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Thread: Looking for a canoe camping tent

  1. #11
    Bushmaster Supporter riverjoe's Avatar
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    My tarp is built out of a light canvass material and I use the term "liight" loosely . It was 108 inches by 10 feet and weighed 5 pounds .
    To use it for my tent I needed to add another 54 inches in width and two wings which I will describe later . Here it is doubled over with the wings sewn on .
    Small referance person is 3 feet tall .




    Here it is rigged for winter . I use my poncho(not shown) made from the same material as the door .

    Little stove made out of two stock pots . Im pretty pleased with it . I can use it almost as a fireplace too once draft is established .



    Took the poncho up to the house to sew on two more tabs to use it with the welders blanket .



    Interesting ,today I sat a couple of little logs on top the burner to dry them out and got distracted . A few moments later they were on fire but hey I did'nt care they were surrounded by the welders blanket .
    " Don't take life too seriously , nobody gets out alive anyway "
    Sydney Harris

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  3. #12
    Scout
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    I'm with PineMartyn on the sleeping and living areas. A tent is not a house. It's meant for sleeping, and you don't care about the view or the headroom when you are sleeping. Smaller tent requires smaller patch of suitable ground, keeps you warmer when the sky is clear, allows you to carry more of other things, requires less effort to put up and is much more resistant to wind. When you want to cook, view the surrounding scenery or whatever, set up a tarp and put something to sit on under it. It can be on much less even ground than is required for sleeping and your sleeping gear won't get in your way. Also, when camping with other people, it marks three zones: Public, which is all the ground around; Non-public, which is under the tarp, where you don't mind meeeting others but it's your territory; and Private, which is your tent, and nobody else has the right to look inside. Or maybe I'm just too obsessed with zonation in architecture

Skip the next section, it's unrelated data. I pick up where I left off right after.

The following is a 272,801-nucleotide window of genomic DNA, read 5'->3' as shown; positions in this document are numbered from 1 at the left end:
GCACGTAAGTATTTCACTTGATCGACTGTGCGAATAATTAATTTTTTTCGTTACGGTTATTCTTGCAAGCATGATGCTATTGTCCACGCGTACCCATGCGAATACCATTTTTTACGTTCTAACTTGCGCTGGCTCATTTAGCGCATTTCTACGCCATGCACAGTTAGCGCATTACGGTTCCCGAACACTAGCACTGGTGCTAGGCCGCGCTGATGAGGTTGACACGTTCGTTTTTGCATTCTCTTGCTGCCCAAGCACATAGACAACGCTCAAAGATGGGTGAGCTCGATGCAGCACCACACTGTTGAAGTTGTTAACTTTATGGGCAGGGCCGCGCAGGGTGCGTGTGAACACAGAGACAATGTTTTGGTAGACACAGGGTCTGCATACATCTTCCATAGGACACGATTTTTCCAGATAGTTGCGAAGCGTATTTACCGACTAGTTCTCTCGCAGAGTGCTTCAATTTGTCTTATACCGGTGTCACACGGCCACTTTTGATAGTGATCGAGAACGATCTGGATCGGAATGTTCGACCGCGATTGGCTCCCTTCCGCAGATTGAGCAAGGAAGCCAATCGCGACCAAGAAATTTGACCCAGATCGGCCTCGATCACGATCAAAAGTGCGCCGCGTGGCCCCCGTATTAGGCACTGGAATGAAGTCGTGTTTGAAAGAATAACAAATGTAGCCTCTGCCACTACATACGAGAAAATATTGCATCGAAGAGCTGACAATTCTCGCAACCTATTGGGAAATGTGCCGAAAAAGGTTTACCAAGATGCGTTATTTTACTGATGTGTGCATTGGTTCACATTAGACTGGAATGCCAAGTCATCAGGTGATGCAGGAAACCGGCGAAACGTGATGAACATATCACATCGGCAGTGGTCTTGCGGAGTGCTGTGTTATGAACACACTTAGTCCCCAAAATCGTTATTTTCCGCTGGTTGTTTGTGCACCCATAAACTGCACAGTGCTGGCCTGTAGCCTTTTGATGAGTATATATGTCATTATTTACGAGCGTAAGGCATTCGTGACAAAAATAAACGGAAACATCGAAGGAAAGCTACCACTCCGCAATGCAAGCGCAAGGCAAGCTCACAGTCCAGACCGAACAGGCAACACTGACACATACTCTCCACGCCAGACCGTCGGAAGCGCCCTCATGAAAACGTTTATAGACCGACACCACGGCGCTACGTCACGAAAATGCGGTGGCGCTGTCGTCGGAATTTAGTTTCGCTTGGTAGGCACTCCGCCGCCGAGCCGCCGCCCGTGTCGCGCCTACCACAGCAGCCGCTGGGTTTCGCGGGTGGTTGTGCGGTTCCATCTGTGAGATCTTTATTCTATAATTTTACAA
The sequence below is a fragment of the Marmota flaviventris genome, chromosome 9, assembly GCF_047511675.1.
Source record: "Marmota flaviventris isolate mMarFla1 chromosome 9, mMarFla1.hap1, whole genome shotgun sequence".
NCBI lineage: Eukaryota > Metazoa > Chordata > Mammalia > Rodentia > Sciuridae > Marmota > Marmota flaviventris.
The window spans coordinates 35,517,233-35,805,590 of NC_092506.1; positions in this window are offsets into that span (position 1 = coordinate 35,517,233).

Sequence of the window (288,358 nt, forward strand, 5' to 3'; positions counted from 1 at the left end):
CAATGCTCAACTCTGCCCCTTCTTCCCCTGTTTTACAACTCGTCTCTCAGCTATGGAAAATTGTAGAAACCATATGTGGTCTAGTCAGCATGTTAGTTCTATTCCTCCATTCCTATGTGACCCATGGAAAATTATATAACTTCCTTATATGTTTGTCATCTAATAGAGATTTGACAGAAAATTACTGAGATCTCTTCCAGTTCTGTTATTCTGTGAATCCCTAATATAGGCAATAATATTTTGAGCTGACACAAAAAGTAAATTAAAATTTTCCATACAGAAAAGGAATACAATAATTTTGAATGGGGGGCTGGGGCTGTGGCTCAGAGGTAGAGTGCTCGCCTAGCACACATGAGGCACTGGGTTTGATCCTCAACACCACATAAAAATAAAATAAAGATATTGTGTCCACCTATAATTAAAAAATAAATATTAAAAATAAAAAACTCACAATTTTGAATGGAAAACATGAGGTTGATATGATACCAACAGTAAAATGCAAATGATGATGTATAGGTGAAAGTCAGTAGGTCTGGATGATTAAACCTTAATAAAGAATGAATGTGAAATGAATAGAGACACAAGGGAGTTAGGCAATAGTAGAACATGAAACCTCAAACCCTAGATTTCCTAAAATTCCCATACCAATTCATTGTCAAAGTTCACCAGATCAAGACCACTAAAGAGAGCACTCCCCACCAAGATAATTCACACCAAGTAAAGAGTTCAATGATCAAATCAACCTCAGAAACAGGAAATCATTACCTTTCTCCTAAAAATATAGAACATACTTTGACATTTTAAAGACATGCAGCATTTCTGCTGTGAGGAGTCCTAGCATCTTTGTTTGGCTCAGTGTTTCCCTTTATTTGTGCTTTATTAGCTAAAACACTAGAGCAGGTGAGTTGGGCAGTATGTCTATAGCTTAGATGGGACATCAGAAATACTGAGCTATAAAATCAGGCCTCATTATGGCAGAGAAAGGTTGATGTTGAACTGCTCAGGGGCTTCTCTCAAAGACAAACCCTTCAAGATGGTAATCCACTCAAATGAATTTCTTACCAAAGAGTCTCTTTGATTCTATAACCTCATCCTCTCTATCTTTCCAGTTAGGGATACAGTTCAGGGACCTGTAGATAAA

4. #13
    Scout firemedic's Avatar
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    like the others said if you solo, then try the hammock and a tarp.

    I have a warbonnet Black bird 1.7 DBL it weigh about 37 oz and my Tarp is a Kelty Noah's 12 that is about 32 oz weight wise, and both are the size of a football loaded up.

  5. #14
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    ever look into using a hammock instead?

  6. #15
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    Seems like hammocks are the consensus. I have a Kodiak/ springbar-type tent and I LOVE it for truck camping. Ihave the larger size one. Every time I have used it, it rained. Sometmes for days. But I have never been wet in this tent. The heaviest part of this tent is the floor, whch s made from the same material as truck tarps. It does take up a bit of space packed and is heavy, and it ABSOLUTELY must be firmly staked as it relies on wall tension to stay erect. I would not reccomend this for canoeing.

  7. #16
    Scout Awasos's Avatar
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    Quote Originally Posted by Seeker View Post
    someone's gotta say it... hammock if you canoe solo. can pull over anywhere to set up camp, even rocky, swampy, or cypress-knee-ridden ground. if two, it's hard to beat the NWWoodsman-style tarp (except for the lack of mosquito protection.

    i personally go as light as possible even when not having to portage.

    If the girl in the video comes with the tent, i'd go with that. otherwise, no... that thing looks huge, heavy, and as soon as you start talking about frame and "steel spring rods", you now have a critical part. if it gets lost or damaged, you're screwed. I prefer simple things i can repair with needle and thread, like a tarp.

    just my two cents, ymmv.
    Great advise, I like the hammock in the summer but tougher here in Maine 9 mos of the year.

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